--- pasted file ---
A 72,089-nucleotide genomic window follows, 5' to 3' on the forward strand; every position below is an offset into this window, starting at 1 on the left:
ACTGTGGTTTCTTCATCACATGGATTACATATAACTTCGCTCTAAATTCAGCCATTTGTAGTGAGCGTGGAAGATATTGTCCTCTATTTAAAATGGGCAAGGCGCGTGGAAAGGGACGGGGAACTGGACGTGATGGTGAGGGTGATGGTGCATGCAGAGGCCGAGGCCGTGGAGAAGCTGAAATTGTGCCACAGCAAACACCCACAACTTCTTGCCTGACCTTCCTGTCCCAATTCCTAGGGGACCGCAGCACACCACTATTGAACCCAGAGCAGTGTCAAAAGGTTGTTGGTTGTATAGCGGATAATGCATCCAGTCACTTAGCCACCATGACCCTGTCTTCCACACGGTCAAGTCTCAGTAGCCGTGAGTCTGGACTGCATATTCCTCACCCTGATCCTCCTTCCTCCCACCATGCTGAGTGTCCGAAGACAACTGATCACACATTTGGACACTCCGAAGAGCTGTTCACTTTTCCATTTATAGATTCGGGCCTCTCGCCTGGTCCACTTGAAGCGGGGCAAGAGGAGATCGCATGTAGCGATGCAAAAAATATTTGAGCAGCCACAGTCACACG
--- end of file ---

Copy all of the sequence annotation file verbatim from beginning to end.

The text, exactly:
A 72,089-nucleotide genomic window follows, 5' to 3' on the forward strand; every position below is an offset into this window, starting at 1 on the left:
ACTGTGGTTTCTTCATCACATGGATTACATATAACTTCGCTCTAAATTCAGCCATTTGTAGTGAGCGTGGAAGATATTGTCCTCTATTTAAAATGGGCAAGGCGCGTGGAAAGGGACGGGGAACTGGACGTGATGGTGAGGGTGATGGTGCATGCAGAGGCCGAGGCCGTGGAGAAGCTGAAATTGTGCCACAGCAAACACCCACAACTTCTTGCCTGACCTTCCTGTCCCAATTCCTAGGGGACCGCAGCACACCACTATTGAACCCAGAGCAGTGTCAAAAGGTTGTTGGTTGTATAGCGGATAATGCATCCAGTCACTTAGCCACCATGACCCTGTCTTCCACACGGTCAAGTCTCAGTAGCCGTGAGTCTGGACTGCATATTCCTCACCCTGATCCTCCTTCCTCCCACCATGCTGAGTGTCCGAAGACAACTGATCACACATTTGGACACTCCGAAGAGCTGTTCACTTTTCCATTTATAGATTCGGGCCTCTCGCCTGGTCCACTTGAAGCGGGGCAAGAGGAGATCGCATGTAGCGATGCAAAAAATATTTGAGCAGCCACAGTCACACG